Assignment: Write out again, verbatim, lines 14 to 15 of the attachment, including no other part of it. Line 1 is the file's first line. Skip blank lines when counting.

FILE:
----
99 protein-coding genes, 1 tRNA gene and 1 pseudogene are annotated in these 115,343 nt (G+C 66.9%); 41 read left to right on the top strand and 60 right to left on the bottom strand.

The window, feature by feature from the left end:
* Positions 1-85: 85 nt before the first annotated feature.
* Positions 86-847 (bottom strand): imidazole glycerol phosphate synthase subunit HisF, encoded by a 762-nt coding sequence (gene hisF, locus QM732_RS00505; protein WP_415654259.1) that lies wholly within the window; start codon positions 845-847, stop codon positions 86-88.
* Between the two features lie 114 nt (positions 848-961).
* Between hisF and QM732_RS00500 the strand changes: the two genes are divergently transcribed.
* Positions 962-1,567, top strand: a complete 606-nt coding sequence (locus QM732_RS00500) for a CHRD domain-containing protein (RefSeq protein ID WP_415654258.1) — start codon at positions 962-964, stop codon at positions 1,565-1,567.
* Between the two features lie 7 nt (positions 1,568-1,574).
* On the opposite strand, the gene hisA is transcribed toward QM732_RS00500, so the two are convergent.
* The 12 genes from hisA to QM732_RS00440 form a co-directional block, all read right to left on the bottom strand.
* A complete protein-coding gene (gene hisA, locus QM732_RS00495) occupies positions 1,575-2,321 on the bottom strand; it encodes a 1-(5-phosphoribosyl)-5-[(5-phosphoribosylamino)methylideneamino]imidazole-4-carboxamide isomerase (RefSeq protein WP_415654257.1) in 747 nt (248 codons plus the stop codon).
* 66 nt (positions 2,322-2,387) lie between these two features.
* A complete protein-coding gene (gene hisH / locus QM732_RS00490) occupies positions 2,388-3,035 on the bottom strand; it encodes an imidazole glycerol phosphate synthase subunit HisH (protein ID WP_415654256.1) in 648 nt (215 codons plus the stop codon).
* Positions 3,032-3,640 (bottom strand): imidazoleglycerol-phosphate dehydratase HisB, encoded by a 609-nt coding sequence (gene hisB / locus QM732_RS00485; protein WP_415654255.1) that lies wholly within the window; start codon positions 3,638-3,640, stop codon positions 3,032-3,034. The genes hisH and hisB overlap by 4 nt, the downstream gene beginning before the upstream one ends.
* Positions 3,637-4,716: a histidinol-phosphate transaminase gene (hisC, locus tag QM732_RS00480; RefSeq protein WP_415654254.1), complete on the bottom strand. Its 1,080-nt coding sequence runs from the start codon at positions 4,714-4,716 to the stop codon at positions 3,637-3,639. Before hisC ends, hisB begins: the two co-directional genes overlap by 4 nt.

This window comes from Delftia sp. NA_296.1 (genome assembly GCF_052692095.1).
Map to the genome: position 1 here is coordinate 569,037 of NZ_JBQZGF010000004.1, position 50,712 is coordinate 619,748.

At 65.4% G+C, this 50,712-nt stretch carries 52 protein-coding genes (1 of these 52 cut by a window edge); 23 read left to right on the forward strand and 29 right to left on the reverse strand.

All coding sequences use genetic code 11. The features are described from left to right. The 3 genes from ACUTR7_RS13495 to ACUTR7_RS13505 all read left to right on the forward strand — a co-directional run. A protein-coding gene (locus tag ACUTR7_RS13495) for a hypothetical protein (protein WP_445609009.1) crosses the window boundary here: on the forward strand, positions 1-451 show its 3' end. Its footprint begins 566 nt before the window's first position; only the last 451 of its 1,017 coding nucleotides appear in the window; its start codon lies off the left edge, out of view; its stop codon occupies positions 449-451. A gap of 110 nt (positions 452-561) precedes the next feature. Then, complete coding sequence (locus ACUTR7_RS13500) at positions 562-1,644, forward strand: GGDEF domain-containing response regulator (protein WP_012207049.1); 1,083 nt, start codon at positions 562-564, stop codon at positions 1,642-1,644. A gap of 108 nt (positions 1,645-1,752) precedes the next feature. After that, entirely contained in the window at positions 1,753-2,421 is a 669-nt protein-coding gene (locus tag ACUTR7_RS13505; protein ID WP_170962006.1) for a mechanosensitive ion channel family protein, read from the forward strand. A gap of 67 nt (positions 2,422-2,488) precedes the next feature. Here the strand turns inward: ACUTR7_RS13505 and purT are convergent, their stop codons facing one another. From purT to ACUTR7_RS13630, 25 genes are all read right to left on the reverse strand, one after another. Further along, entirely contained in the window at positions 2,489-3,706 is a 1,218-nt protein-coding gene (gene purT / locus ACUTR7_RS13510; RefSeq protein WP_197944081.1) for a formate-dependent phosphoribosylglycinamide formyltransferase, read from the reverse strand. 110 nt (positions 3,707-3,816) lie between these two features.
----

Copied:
* Positions 3,032-3,640 (bottom strand): imidazoleglycerol-phosphate dehydratase HisB, encoded by a 609-nt coding sequence (gene hisB / locus QM732_RS00485; protein WP_415654255.1) that lies wholly within the window; start codon positions 3,638-3,640, stop codon positions 3,032-3,034. The genes hisH and hisB overlap by 4 nt, the downstream gene beginning before the upstream one ends.
* Positions 3,637-4,716: a histidinol-phosphate transaminase gene (hisC, locus tag QM732_RS00480; RefSeq protein WP_415654254.1), complete on the bottom strand. Its 1,080-nt coding sequence runs from the start codon at positions 4,714-4,716 to the stop codon at positions 3,637-3,639. Before hisC ends, hisB begins: the two co-directional genes overlap by 4 nt.